Learning to Live With Celiac Disease
You may not know you have it, but celiac disease can rob the body of nutrients it needs to thrive.
Dangers of Misdiagnosis continued...
People with undiagnosed celiac disease tend to have fewer university degrees
and fewer managerial jobs, which may possibly be related to childhood
behavioral problems, according to a Finnish study.
This may be related to the increased prevalence of depressive and disruptive
behavioral disorders described in teenagers with untreated celiac disease,
"In adults and kids iron deficiency -- even without anemia -- is a risk
factor for poor performance on standardized math tests, so anemia can play a
role as well," LaPook adds.
Diagnosing celiac disease may be part of the problem.
"It can be very tricky," LaPook says. The first step is typically blood
tests looking for the presence and levels of certain antibodies. These tests
may include anti-gliadin, anti-endomysial, anti-tissue transglutaminase
antibodies, and total immunoglobulin A. If blood test results are positive, a
person will then go for a biopsy of the small intestine to confirm the
diagnosis and assess the degree of damage.
Sometimes blood tests are inconclusive, LaPook explains, and that's when we
test for specific HLA (human leukocyte antigen) genes associated with celiac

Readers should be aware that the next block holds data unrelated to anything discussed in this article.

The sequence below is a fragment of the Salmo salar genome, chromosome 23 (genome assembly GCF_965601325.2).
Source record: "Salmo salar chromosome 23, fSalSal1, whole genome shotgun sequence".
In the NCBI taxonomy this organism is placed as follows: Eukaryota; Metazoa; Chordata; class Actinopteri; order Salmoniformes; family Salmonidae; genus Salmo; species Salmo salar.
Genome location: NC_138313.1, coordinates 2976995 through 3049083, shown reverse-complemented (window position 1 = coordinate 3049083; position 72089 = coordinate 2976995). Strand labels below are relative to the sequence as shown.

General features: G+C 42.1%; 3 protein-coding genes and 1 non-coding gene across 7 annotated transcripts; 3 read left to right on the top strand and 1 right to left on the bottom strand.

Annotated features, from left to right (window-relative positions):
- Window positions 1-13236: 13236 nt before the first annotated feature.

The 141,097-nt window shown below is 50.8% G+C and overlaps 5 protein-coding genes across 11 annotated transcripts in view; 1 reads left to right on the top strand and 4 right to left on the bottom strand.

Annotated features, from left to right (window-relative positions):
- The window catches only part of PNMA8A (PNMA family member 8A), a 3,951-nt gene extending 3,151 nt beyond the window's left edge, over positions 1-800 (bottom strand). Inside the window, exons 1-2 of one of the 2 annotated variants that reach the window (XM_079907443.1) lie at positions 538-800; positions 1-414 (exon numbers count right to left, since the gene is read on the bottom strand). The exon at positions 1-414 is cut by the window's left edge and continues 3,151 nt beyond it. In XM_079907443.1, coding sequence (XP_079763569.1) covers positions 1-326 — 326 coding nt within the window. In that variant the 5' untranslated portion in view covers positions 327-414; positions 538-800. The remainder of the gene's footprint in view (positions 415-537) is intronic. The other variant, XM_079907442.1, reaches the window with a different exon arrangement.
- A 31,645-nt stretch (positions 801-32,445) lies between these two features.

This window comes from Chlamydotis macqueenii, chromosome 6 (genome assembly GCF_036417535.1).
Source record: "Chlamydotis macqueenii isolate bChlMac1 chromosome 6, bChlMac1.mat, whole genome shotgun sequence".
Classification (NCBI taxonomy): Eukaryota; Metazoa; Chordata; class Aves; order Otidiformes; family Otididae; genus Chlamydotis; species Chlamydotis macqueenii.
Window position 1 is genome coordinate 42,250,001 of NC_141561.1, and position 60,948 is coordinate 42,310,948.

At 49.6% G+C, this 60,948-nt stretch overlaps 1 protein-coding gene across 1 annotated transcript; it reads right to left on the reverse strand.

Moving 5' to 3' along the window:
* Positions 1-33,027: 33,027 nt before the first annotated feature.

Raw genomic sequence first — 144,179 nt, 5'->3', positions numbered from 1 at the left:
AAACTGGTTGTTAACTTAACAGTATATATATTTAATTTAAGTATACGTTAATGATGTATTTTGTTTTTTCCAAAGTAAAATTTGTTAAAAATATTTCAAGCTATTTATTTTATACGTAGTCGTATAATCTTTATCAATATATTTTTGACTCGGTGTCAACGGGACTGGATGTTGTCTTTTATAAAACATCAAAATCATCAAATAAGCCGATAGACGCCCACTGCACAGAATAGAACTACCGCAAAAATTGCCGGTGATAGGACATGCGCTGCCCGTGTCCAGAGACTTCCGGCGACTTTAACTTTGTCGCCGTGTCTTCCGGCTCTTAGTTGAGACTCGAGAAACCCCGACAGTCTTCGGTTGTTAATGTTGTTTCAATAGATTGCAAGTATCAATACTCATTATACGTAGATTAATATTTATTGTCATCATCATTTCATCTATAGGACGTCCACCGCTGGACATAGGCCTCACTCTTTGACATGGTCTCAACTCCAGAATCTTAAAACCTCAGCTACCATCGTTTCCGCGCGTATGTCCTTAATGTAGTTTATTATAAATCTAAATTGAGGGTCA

disease. If these genes are not present, it is unlikely that a person will
develop celiac disease. A positive HLA test, however, does not mean that the
individual has the condition, as these genes are common in the general
"About 30% of the general population has the genetic propensity for celiac
disease and yet only about 1% get it, so most people with the genetic
propensity don't have celiac disease, and the thinking is that there may be
something that unmasks it, like a virus or other factors that we don't
understand yet," LaPook says.
A diagnostic clue, however, is the presence of a skin problem called
dermatitis herpetiformis, which is marked by itching and blisters. This
typically goes hand-in-hand with celiac disease.
Should You Get Tested?
As far as who should get tested, anyone with symptoms should talk to their
doctor about getting a blood test -- and perhaps anyone with any of the
secondary conditions such as the brittle bone disease osteoporosis or
infertility, experts tell WebMD.